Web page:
How to Improve Welsh Infrastructure

Earlier this month DataKom MD Jay Ball added his thoughts to the Western Mail, giving his thoughts on infrastructure in Wales.

Here’s a full transcript of what he said:

6 Infrastructure Priorities for Welsh business

By Jay Ball

Infrastructure is high on the political agenda, with roads and railways making up a big part of the election manifestos earlier this year.

But sometimes the politicians have a clouded view – more interested in political point scoring than what is actually needed.  That means sometimes the business view is lost.
In 2013 and 2014 my company DataKom was on the Fast Growth 50 list – we now have a multi-million pound turnover after starting less than 10 years ago. As a businessman growing a business in Wales, these are the investments I think are needed to keep business in Wales competitive. 

Rail networks

As a business working across Wales and parts of England, it’s crucial we can quickly and reliably visit our clients.

Earlier this month, the UK Government revealed that Network Rail had missed 1/3 of its targets for improvement of the rail network.  (source:
The debate about whether to electrify the rail links as far as Swansea, let alone Carmarthen, shouldn’t even be a debate in my view.  If we want to grow we need to look outside our borders – and rail is a huge part of that.

The problems aren’t limited to South Wales.  There have been campaigners trying to get the line from Lampeter to South Wales reopened – potentially opening up new employment opportunities for people in rural areas.

The roads

The M4 is overcrowded and busy – and a relief road is needed.  There’s no question from a business perspective – time is money.

But the problems aren’t just limited to South East Wales, the road network across Wales needs work.  The A55 in North Wales has been crying out for investment – and the Welsh Government is currently asking the EU for more funding to pay for upgrades.


On the topic of transport, if it’s going to be competitive globally, Wales needs an airport.  Business is increasingly global – and if we want to compete on a global stage we need to be connected to it.

In the first quarter of 2015, Welsh exports totalled £3,124 million. (

With limited flights in Bristol, and Birmingham and London several hours away by car, it’s crucial that Wales has a sustainable airport.  We welcome the return of Cardiff Airport – and hope it gets the support it needs. 


By 2016, the Internet economy will be contributing 12.4 percent of GDP in the UK, compared with a G-20 average of 5.3 percent according to BCG.  With that comes expectation – businesses are expected to send and receive files on Dropbox, or have high-quality Skype conversations.  Without world-leading broadband – we will fall behind.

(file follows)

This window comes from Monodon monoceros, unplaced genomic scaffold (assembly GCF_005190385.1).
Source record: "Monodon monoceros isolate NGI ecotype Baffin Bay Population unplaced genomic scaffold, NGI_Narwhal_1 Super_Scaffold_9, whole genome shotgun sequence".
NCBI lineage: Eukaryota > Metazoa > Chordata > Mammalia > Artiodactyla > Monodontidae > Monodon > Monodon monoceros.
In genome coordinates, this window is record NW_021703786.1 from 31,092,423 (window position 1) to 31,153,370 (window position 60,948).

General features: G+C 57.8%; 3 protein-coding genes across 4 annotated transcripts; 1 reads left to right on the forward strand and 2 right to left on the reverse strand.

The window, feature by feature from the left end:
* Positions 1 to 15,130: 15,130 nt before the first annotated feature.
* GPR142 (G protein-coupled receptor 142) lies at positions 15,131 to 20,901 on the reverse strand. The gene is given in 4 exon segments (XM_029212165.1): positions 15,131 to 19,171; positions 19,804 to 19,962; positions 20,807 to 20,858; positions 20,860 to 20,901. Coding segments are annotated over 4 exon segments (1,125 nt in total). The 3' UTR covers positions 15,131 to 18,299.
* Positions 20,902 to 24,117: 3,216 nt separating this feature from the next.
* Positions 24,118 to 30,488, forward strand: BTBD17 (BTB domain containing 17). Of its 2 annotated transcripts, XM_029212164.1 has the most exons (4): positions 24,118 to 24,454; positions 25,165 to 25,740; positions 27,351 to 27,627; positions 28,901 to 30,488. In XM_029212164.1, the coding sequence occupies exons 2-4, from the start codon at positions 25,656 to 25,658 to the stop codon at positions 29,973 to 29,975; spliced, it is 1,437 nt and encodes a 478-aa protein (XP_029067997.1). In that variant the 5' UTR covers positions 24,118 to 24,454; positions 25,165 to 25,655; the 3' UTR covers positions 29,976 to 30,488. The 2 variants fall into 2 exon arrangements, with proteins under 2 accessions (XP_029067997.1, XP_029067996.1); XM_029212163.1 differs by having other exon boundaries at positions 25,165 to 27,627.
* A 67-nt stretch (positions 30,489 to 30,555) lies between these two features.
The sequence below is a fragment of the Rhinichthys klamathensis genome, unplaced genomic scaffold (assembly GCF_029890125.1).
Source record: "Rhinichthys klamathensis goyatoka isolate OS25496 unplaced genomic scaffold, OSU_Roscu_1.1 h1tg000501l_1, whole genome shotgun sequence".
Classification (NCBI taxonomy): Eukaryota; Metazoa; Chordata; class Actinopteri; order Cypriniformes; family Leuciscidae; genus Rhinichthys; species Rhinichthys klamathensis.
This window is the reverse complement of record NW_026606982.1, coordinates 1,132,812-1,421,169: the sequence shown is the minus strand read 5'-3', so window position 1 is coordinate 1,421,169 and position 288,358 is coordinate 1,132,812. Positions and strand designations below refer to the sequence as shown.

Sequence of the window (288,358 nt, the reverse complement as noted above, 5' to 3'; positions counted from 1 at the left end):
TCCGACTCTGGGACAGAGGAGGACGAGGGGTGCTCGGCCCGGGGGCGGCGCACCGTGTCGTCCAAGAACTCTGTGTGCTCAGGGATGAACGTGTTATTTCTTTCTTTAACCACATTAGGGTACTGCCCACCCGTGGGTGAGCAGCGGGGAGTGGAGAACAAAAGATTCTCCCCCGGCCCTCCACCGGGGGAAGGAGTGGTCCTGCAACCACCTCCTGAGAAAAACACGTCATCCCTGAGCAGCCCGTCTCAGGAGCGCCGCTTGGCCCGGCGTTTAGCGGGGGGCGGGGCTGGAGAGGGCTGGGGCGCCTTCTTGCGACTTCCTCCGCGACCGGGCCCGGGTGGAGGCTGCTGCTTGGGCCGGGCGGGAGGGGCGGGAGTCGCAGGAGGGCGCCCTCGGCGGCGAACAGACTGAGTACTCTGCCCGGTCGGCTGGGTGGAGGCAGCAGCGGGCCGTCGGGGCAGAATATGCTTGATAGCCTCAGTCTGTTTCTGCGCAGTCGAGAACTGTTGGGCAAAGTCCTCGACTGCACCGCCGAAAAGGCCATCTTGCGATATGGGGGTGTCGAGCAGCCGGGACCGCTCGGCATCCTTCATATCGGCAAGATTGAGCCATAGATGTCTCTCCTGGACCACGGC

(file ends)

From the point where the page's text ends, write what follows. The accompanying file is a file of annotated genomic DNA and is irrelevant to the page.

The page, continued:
And research from the International Telecommunications Union (ITU) suggests that a 10% increase in fast broadband penetration can result in between 0.25% and 1.38% growth in a country’s gross domestic product (GDP).  (source:

As part of the delivery of superfast broadband scheme we may be slightly biased – but we think broadband really is one of the most important infrastructure investments facing Welsh business.  We’re proud to have connected over 200 businesses in the last 12 months.


Without energy none of the above would be possible.  And it’s hard for experts to predict what oil prices will be in three months, let alone three years or three decades.

Without investment in producing our own energy, we’ll forever be at the mercy of oil prices – which ultimately drive up prices of everything.  Which in turn affects our margins and profitability.

In Wales we’re blessed with natural resources such as wind and rain – and we should take advantage of them.  The Swansea Bay Tidal Lagoon is a great project – and needs to be the springboard for many more.

Town centres

Aside from all the big infrastructure agendas that connect us to the rest of the world, we also need to focus on what brings people to us.

For too long high rates, poor transport networks, expensive parking and restrictive planning departments have held back our cities and towns.  Instead they are being replaced by out of town outlets – which create jobs but at the expense of other (independent) jobs.

If we want Wales to be a great place to live, work and do business, we need to take an inside-out approach.  We need to make our cities great places to live – to be greener and to be more functional.  That’ll attract talent to Wales – people who value varied life – that will help us grow further.

That means sometimes allowing the purpose of buildings to be changed more easily – otherwise we will end up with a lot more units.